|Intervention Model:||Single Group Assignment|
|Masking:||None (Open Label)|
|Official Title:||A Phase I Study of Low Dose Subcutaneous Interleukin-2 (IL-2) For The Treatment of Ulcerative Colitis.|
|Study Start Date :||February 2015|
|Estimated Primary Completion Date :||June 2020|
|Estimated Study Completion Date :||December 2020|
Study drug: Interleukin-2 (aldesleukin, Proleukin, IL-2).
Each subject will receive an 8-week course of once-daily, subcutaneously administered IL-2. There will be three dose cohorts. Each subject will be recruited into a single dose cohort and receive a single dose level of IL-2 throughout the study.
The dose levels will be as follows:
Up to 6 subjects will be recruited to each dose cohort.
Once the maximum tolerated dose has been identified, a further 10 subjects will receive IL-2 at the maximum tolerated dose.
Drug: Interleukin-2 (aldesleukin).
Description of intervention is covered in "Arm", above.
Other Name: Proleukin.
- Number of subjects with serious and non-serious adverse events. [ Time Frame: 8 weeks ]Enumeration of the serious and non-serious adverse events seen in the study. Enumeration of any dose limiting toxicity seen in the study.
- Maximum tolerated dose. [ Time Frame: 8 weeks. ]Identification of the dose cohort at which the MTD occurs.
- Clinical efficacy. [ Time Frame: 8 weeks. ]
This is a composite endpoint.
The Mayo score, a validated disease activity score, will be used to categorize subjects into three groups, based on their response to treatment. Category definitions are as follows:
- Clinical Response: Subjects with a decrease from baseline in the total Mayo score of at least 3 points and at least 30%, with an accompanying decrease in the rectal bleeding sub-score of at least 1 point or an absolute rectal bleeding sub-score of 0 or 1.
- Clinical Remission: Subjects with a total Mayo score of 2 points or lower, with no individual sub-score exceeding 1 point.
- No Response: Subjects who do not meet the criteria described above.
The number of subjects who achieve endoscopic healing of their colonic mucosa will also be enumerated. Category definitions are as follows:
- Mucosal Healing Present: An absolute Mayo endoscopy subscore of 0 or 1.
- Mucosal Healing Absent: Subjects who do not meet the definition of mucosal healing described above.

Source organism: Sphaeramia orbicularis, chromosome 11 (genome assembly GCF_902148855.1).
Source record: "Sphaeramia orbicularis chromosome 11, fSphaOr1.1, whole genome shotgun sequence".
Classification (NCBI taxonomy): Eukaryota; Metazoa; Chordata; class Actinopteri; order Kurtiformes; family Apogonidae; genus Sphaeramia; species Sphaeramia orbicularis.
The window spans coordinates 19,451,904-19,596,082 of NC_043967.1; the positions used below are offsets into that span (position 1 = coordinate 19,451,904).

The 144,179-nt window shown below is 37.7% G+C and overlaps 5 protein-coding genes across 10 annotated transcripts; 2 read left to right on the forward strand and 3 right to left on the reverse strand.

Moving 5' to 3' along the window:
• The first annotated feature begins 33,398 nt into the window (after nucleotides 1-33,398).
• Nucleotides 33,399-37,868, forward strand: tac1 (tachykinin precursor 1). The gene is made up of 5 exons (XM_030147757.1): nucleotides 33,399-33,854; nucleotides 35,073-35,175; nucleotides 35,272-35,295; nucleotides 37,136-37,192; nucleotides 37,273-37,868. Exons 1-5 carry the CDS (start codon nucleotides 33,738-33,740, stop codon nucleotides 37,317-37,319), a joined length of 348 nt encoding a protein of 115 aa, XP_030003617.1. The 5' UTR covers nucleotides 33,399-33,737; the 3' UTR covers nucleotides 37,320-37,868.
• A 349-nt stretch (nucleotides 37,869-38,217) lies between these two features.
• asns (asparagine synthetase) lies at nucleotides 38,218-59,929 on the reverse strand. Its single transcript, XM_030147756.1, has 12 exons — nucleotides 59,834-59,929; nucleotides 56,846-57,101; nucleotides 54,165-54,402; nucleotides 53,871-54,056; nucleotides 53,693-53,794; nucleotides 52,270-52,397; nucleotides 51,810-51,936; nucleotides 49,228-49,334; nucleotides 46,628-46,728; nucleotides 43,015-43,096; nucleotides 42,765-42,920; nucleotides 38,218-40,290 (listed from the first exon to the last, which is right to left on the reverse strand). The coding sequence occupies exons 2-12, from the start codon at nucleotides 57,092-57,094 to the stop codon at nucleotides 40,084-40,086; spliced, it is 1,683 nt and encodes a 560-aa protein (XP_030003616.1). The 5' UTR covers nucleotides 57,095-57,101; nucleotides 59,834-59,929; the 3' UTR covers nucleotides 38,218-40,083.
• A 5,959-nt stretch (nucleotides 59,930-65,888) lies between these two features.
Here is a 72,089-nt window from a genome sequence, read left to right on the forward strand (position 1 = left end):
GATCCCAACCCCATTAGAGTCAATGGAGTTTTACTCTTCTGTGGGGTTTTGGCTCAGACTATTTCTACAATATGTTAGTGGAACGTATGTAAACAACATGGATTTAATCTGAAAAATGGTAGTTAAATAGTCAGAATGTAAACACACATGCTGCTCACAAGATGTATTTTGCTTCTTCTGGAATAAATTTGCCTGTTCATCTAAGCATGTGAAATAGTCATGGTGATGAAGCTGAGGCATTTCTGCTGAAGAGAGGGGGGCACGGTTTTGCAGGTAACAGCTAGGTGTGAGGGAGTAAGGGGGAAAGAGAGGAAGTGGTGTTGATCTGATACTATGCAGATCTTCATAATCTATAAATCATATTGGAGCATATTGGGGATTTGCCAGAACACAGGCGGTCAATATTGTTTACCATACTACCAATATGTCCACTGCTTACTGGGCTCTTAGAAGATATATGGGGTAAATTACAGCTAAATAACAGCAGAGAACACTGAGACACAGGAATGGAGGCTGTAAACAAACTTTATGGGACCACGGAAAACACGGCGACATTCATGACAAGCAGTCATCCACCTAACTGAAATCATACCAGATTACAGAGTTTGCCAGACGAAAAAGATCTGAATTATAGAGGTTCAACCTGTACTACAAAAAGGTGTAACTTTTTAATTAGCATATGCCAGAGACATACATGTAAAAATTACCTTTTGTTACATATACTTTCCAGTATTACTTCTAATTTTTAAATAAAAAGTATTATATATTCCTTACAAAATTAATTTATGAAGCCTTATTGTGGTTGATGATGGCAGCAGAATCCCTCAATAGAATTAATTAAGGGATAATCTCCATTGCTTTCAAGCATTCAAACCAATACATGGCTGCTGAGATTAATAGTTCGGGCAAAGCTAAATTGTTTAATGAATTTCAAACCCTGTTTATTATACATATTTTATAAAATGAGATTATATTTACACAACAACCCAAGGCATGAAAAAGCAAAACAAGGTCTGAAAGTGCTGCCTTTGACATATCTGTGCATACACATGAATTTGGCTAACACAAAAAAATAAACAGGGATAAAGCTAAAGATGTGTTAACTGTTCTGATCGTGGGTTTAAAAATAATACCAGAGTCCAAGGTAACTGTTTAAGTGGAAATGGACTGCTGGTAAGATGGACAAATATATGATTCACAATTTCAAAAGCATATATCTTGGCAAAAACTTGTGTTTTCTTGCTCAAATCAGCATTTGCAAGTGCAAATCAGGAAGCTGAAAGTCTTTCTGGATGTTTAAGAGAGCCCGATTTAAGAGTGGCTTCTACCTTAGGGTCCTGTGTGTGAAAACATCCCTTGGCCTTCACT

- Immunological response. [ Time Frame: 12 weeks. ]Enumeration of the number of subjects with a change in the absolute number of immune cells in the peripheral blood and lamina propria of subjects during the 8 weeks of treatment, and during the 4 weeks following cessation of treatment.
To learn more about this study, you or your doctor may contact the study research staff using the contact information provided by the sponsor.
Please refer to this study by its ClinicalTrials.gov identifier (NCT number): NCT02200445
|Contact: Maddie Carrellasfirstname.lastname@example.org|
|Contact: Alexandra B Griffithemail@example.com|
|United States, Massachusetts|
|Boston Children's Hospital||Recruiting|
|Boston, Massachusetts, United States, 02115|
|Contact: Anastasia Nelina 617-919-4592 firstname.lastname@example.org|
|Contact: Alexandra Griffith 617-919-4592 email@example.com|
|Principal Investigator: Athos Bousvaros, MD|
|Brigham & Women's Hospital||Recruiting|
|Boston, Massachusetts, United States, 02115|
|Contact: Madeline Carrellas, BS 617-732-9223 firstname.lastname@example.org|
|Contact: Ami Merker, BS email@example.com|
|Principal Investigator: Joshua Korzenik, MD|
|Sub-Investigator: Jessica Allegretti, MD|
|Sub-Investigator: Matt Hamilton, MD|
|Principal Investigator:||Scott B Snapper, MD PhD||Boston Children’s Hospital|
|Study Director:||Jessica R Allegretti, MD, MPH||Brigham and Women's Hospital|